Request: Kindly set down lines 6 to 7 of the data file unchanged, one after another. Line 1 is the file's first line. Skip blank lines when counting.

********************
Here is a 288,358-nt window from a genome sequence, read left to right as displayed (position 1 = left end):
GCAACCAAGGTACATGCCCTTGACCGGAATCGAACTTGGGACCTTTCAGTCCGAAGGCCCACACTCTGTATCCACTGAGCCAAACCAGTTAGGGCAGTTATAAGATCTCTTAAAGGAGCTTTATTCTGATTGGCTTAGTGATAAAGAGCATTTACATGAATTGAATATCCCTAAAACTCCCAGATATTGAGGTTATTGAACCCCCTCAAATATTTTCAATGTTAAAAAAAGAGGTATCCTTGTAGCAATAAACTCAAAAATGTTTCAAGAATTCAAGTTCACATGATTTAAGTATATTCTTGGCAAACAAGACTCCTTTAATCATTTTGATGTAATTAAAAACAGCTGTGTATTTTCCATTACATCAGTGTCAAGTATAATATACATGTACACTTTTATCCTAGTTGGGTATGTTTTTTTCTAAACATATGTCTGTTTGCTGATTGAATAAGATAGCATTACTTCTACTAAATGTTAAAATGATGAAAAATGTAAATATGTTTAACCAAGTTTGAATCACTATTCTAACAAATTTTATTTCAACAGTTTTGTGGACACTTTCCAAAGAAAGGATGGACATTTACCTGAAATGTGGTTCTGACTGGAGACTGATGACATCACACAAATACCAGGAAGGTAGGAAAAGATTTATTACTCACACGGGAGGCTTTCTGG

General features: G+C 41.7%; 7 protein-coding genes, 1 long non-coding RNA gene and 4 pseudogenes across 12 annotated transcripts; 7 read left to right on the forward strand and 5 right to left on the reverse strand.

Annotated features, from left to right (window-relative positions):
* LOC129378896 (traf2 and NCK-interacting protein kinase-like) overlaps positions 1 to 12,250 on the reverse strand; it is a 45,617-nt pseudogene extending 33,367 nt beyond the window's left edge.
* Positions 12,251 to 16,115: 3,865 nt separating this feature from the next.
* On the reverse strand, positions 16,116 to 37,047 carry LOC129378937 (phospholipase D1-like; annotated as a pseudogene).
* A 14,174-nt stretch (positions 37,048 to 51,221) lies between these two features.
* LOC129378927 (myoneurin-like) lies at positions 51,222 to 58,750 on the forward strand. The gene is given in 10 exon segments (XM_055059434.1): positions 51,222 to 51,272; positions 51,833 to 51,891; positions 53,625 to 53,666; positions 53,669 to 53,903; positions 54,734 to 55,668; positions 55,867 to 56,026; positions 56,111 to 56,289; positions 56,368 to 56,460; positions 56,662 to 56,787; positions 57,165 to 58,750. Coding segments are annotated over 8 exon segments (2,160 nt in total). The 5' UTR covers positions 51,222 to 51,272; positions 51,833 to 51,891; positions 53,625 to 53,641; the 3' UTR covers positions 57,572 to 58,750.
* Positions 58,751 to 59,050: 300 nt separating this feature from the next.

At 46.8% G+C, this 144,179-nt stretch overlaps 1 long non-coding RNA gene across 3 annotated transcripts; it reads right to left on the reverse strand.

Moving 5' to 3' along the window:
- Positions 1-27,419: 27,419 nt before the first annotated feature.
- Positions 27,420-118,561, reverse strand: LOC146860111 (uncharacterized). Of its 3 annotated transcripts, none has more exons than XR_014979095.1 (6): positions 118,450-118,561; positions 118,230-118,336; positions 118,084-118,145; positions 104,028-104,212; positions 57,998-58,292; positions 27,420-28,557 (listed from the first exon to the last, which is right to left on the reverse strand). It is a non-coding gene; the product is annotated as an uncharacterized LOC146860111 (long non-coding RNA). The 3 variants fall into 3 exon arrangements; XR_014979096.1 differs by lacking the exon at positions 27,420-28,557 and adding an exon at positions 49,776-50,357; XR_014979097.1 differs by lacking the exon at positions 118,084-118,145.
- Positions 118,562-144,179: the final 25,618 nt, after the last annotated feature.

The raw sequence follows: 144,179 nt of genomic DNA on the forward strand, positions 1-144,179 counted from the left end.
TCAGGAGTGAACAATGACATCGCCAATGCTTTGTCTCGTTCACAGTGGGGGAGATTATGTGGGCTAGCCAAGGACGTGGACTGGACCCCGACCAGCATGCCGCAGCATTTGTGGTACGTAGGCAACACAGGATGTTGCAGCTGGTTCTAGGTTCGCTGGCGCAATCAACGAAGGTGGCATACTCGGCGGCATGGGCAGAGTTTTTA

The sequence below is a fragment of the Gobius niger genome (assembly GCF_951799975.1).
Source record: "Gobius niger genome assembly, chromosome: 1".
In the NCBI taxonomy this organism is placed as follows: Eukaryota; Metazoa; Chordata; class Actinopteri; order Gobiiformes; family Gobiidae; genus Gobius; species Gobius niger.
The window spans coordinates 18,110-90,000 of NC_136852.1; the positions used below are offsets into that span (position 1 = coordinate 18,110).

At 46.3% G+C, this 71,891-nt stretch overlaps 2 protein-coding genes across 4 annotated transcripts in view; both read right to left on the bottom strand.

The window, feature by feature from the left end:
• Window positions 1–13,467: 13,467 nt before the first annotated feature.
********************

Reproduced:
* Positions 12,251 to 16,115: 3,865 nt separating this feature from the next.
* On the reverse strand, positions 16,116 to 37,047 carry LOC129378937 (phospholipase D1-like; annotated as a pseudogene).